“We’re so close to the Emma Lake workshop, where it was, and so many artists in Prince Albert were influenced and know about those workshops.”
The summer art school was established in 1936 by Gus Kenderdine during the Great Depression. Its workshops drew artists from across Canada, many who went on to have successful careers.
It temporarily closed in 2012 due to budget restraints and hasn’t been reopened since.
Miller said the gallery couldn’t afford to purchase all 60 pieces, so he opted for the six showing the kitchen facility because it was the most “modern and utopian” of all of the buildings with its circular shape.
“(The kitchen) was a great gathering place for the artists,” he said.
“In an ideal world, the series would be kept together as the cohesive tribute the artist intended, but we’ll work with the means we have and endeavour to solicit the funds and donations required to reunite the family.”
Miller said he doesn’t intend on displaying the art anytime soon because it was recently shown.
The historical significance of the series, though, will be beneficial for research purposes, he said.
Five of the pieces are drawings and one is a watercolour painting.
The Prince Albert Police Service gathered on Wednesday to lay wreaths at the graves of former officers who died while they were active members.
Four of them—Allan Telfer, Eddie Banman, Garry Drake, and Tim Ballantyne—died outside of work. The other, 23-year-old Cst. Matthew Kwasnica, died while on duty. Kwasnica was electrocuted while investigating a car accident in 1956.
Wes Stubbs, a retired member involved in the ceremony, said the police laid wreaths every year while he was chief in the 1980s.
For him, honouring these former members reflects the dangers of the job.
“A lot of these people had their lives shortened because they had a dangerous career. Doesn’t matter whether you’re in a small city or a big city,” said Stubbs.
“It’s not getting any better, but they know when they get sworn in as a police officer that they are going to be at risk.”
Stubbs knows this all too well.
He recalled being alone in his patrol car, responding to a shooting in the city’s east end.
“I turned the lights out and he come out in front of the house. He saw the car down the street and he fired at me and the bullet just went under my police car. And then he was firing for half of the night,” he said.
In another call, explained Stubbs, a detective was being held hostage by two men. After a six-hour chase, the men stopped the vehicle and ran into the bush, firing bullets “in all directions” at Stubbs and his coworkers.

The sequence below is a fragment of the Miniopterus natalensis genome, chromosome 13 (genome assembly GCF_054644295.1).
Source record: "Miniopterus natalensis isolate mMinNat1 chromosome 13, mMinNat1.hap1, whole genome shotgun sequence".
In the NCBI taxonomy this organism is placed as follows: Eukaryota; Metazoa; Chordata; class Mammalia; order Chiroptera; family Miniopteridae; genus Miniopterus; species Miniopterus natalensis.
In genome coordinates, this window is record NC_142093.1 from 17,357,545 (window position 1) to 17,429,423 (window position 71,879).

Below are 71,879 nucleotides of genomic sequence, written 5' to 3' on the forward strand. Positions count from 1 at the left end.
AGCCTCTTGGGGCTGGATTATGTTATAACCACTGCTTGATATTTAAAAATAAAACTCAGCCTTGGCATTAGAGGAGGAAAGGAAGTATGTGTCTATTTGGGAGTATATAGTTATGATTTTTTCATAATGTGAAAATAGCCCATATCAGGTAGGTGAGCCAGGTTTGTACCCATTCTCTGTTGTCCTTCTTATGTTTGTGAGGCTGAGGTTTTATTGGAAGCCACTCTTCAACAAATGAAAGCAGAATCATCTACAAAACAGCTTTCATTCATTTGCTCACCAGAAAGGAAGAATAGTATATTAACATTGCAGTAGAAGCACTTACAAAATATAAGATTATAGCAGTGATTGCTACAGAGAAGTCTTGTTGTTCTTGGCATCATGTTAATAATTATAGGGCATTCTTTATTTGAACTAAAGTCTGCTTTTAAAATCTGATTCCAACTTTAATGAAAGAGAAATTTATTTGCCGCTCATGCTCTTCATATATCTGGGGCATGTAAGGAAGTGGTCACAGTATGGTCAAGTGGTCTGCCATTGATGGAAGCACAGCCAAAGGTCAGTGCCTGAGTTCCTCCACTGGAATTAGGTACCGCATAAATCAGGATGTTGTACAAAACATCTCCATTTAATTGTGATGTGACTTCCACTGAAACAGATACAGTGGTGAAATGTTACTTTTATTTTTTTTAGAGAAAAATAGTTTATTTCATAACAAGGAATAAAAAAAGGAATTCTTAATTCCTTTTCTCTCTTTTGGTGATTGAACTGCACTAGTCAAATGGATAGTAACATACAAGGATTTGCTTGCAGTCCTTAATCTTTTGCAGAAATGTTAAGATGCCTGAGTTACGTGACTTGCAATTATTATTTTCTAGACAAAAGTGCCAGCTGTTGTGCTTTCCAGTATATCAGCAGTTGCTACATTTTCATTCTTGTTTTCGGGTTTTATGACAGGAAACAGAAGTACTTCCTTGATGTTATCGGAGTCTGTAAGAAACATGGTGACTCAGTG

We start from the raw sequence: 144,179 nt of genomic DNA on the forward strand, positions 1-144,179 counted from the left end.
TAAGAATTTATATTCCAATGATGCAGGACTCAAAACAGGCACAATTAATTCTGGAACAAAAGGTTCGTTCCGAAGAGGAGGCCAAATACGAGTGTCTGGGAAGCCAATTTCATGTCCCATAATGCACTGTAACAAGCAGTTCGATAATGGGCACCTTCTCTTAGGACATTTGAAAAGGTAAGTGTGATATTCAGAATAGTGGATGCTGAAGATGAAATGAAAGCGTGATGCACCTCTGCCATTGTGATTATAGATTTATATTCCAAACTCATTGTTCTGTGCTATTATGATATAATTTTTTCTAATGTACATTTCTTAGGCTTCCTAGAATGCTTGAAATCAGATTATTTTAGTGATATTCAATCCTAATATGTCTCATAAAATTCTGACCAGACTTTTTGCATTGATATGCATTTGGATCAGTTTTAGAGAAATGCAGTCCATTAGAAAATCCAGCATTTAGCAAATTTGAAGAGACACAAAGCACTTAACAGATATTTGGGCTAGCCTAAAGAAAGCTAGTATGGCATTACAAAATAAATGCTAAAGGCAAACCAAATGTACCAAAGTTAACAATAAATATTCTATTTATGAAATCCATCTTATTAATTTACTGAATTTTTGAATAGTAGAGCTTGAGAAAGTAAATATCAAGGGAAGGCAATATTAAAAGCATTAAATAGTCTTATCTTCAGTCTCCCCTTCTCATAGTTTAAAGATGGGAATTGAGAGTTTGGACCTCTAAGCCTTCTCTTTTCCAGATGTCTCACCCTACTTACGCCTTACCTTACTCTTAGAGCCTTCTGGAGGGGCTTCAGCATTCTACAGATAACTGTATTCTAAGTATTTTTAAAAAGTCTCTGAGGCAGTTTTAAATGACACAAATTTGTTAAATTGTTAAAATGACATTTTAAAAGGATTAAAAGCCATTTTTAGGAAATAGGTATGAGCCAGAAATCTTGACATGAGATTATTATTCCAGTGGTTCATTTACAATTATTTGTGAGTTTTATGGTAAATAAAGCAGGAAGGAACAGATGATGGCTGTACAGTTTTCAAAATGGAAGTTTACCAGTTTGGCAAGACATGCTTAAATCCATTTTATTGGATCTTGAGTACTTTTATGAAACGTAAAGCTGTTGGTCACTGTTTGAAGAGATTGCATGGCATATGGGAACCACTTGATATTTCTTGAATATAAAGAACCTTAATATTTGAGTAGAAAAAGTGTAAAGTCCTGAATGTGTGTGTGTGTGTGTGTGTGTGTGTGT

“In the news, so often you’re hearing of police officers that have been shot at or killed or beaten. Since then, of course, it’s gotten worse and worse. It’s a regular occurrence,” said Stubbs.
Just a week ago, three Ontario police officers responded to a home in Bourget, near Ottawa, after reports of a gunshot. All three were shot at during the call and one of them died.
Despite the safety risk that being a police officer poses, Stubbs’ passion for policing has carried on in his family — his son and grandson are police officers in Prince Albert.
The current chief, Jon Bergen, said he’s often asked why he works in policing with the safety risks and critical watch from the public.
“We care about our community and we care about the people that we serve and we want to make our communities a safer and healthier place,” he responded.
“The criticism, at times, really unfair, but we always need to stand accountable for our actions and our decisions. That’s just part of the profession.”
Bergen said it’s important to him to honour the service’s history by laying the wreaths. The recognition shows that police officers “are human, too,” even though they may appear invincible.
“We’re people, just like the people we serve.”
Cst. Matthew Kwasnica
Hired in 1951, Cst. Matthew Kwasnica had been promoted to the rank of First Class Constable just a month before he passed away on duty in August of 1956. He is remembered as a very fine man and a valued member with our police service who showed a lot of promise in his short career. He left behind a wife and two very young children. His daughter Susan participated in the memorial service for her father Wednesday. Kwasnica Place in the Crescent Acres neighbourhood is named in honour of Cst. Matthew Kwasnica.
Sgt. Garry Drake